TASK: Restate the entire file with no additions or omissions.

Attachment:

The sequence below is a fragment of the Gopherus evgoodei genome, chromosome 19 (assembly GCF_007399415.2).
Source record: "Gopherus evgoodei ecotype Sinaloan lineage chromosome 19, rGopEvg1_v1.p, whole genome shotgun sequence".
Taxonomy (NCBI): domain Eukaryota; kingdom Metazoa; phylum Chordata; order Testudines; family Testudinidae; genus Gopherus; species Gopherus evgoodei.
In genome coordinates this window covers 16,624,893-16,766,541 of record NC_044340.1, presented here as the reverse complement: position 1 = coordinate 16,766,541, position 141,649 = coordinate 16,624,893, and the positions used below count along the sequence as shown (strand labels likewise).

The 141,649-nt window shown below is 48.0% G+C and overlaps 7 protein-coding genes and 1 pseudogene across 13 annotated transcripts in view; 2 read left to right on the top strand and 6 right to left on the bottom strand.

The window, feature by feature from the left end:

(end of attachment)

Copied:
The sequence below is a fragment of the Gopherus evgoodei genome, chromosome 19 (assembly GCF_007399415.2).
Source record: "Gopherus evgoodei ecotype Sinaloan lineage chromosome 19, rGopEvg1_v1.p, whole genome shotgun sequence".
Taxonomy (NCBI): domain Eukaryota; kingdom Metazoa; phylum Chordata; order Testudines; family Testudinidae; genus Gopherus; species Gopherus evgoodei.
In genome coordinates this window covers 16,624,893-16,766,541 of record NC_044340.1, presented here as the reverse complement: position 1 = coordinate 16,766,541, position 141,649 = coordinate 16,624,893, and the positions used below count along the sequence as shown (strand labels likewise).

The 141,649-nt window shown below is 48.0% G+C and overlaps 7 protein-coding genes and 1 pseudogene across 13 annotated transcripts in view; 2 read left to right on the top strand and 6 right to left on the bottom strand.

The window, feature by feature from the left end: